The Foundation's Changing Face
The chair of the Pipestone Area Community Foundation (PACF) changed Jan. 1, 2014 when Sara Priester took over for Kevin Paulsen.
Turnover will mark the PACF board for the next couple of years, in fact, as term limits kick in, opening three seats in 2014, four in 2015.
The changes began in 2009 when the charitable organization adopted its current name and shifted to a community-wide focus that promotes “a greater quality of life for present and future generations by meeting needs and creating opportunities in the Pipestone area.”
That same year, PACF contracted with the Southwest Initiative Foundation (SWIF) to act as PACF’s administrative partner and functional fiscal agent. At that time, SWIF recommended PACF set up operating guidelines and term limits – “two, three-year terms and then you had to get off for at least a year,” Paulsen said.
The term limits began kicking in last year and were designed to build continuity, add new blood and prevent the risk of burn out, Paulsen said.
“We need to have an ongoing change of opinions and ideas,” Paulsen said.
For Priester, that continuity became important. She had only been a board member for one year when she was asked if she would consider the chair. At that time, she said she didn’t feel comfortable assuming the lead but now, with so many long-time board members leaving, “it seemed the logical choice.
“For continuity’s sake, it became clear it did make sense,” Priester said.
Current members are Paulsen, Priester, Cindy Hartquist, Matt Taubert, Dr. Greg Cooper, Judy Hansen, Tim Haubrich, Steve Lange, Mick Myers, Randy Nelson and Joan Ratzloff.
The terms of Nelson, Paulsen and Ratzloff are up on Jan. 1, 2014. Three new members have not yet been chosen.
“We just kind of toss names around of people we think would be good and internalize ideas,” Priester said.
Becoming a true community foundation
Though PACF has a community-wide focus, it began in 1999 as the Pipestone Area Educational Enrichment Foundation to benefit school events and projects when the school bonding issue - which took three attempts before passing in 2000 - trumped other local issues of the day.
The initial focus was to raise funds for physical parts of the new middle school/high school building, such as air conditioning and terrazzo floors, items that had been eliminated from the plans to make the bond issue less expensive and more likely to pass. When lower-than-expected bids came in to construct the building, the school added those items.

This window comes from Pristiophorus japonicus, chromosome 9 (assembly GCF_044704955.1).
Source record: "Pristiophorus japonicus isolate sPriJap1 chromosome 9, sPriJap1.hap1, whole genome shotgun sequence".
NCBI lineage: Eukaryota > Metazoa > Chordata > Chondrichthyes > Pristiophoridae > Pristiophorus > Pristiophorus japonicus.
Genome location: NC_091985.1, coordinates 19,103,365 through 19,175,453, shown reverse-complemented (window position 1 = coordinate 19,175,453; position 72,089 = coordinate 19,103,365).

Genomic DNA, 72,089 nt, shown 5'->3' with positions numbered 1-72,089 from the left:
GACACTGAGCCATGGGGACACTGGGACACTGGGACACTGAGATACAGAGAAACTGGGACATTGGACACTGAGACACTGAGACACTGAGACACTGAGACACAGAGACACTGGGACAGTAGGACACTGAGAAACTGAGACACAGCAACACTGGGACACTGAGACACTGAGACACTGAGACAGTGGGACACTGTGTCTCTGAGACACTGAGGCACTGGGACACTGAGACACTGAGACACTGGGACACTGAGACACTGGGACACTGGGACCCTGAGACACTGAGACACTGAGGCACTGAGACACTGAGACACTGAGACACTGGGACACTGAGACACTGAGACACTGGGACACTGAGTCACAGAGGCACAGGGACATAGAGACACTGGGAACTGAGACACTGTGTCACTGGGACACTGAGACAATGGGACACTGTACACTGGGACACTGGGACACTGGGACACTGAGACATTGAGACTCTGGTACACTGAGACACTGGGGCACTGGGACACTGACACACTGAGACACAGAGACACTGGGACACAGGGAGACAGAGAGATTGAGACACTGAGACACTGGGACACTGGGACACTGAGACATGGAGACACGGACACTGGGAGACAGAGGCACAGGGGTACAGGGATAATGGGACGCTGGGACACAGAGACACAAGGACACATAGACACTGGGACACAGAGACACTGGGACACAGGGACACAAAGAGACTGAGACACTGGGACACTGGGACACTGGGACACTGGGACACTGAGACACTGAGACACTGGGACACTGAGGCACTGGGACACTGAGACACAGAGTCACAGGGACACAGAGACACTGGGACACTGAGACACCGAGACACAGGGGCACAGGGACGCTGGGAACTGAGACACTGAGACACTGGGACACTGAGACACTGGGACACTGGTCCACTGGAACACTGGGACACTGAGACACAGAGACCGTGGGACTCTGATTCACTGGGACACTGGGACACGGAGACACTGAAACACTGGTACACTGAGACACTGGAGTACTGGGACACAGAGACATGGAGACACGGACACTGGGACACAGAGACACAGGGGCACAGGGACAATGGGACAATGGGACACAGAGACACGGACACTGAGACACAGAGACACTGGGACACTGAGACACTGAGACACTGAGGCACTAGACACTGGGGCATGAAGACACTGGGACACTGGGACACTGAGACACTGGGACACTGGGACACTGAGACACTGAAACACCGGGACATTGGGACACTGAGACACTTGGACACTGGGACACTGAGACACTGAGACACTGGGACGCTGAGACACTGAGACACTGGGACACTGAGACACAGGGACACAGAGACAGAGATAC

“So then we had this money we’d been raising, so we said we’d spend it on the school for gym equipment, band instruments, choir robes, white boards – we spread it around and tried to help wherever we could,” Paulsen said.
Following that, the group decided to build up an endowment to offer a scholarship to every student continuing their education.
“We got a decent start,” Paulsen said “Then after about four years, Dollars for Scholars received two wonderful gifts and basically that enabled them to fulfill our dream.”
The organization then shifted to its current manifestation. Paulsen was part of that long journey, for the past eight years as chair.
“It took us awhile to realize what we were trying to do, who we were,” Paulsen said. “I take pride in becoming a true community foundation. We figured out how to get that done.”
The future of PACF
Paulsen’s vision for PACF as he prepares to leave the board is that it act as a kind of clearinghouse for donations and grantmaking in Pipestone.
“Instead of having 20 different groups going around selling fundraising, let’s look to the Foundation,” he said.
In the immediate future, Priester said they’re planning a revamp of the website and extending their social media presence to build more awareness about PACF grants that are funded by donors and made to local organizations based upon an application process.
Since its inception, the organization has granted $574,517 to local organizations, including operating expenses. Its largest granting year to date was fiscal year 2010-2011, when it granted $189,190 when the renovation of Harmon Park was in full swing.
The renovation of Pipestone’s oldest park was PACF’s largest project ever. As it threw its fundraising and organizational abilities behind the highly visible effort, PACF was simultaneously thrust into the local limelight, raising about $200,000 to completely renew the park and give it a grand re-dedication ceremony at Watertower Festival 2012.
Though Paulsen described Harmon Park as a “tremendous project,” he said he was perhaps even more proud of the scoreboard project. PACF purchased the Daktronics scoreboard for Paulsen Field in 2009, with Pipestone Area Schools picking up the installation and ongoing maintenance costs. PACF retained the rights to the board’s 10 advertising spots, and another eight advertising spots on two welcome boards.
The project gave the field a new scoreboard, the PACF a perpetual cash flow, and the local advertisers the knowledge that their advertising costs “will get back to the community,” Paulsen said.
“Four years later, we’ve lowered some of those costs and are still generating $15,000 per year,” with the four-year advertising contracts just renewed, Paulsen said.
Currently, PACF does not have any big projects on its radar, Priester said, but wouldn’t preclude a large project in the future.
“This past year, we didn’t want to,” she said. “Everyone was kind of exhausted. And you can only bang on doors and ask for money so often – a lot of people gave a lot to make that all (Harmon Park) happen. But we’re definitely open to something in the next year or two.
“We just want to make Pipestone a better place to live,” Priester continued. “We’re open to any kind of ideas; how to facilitate that with grant making.”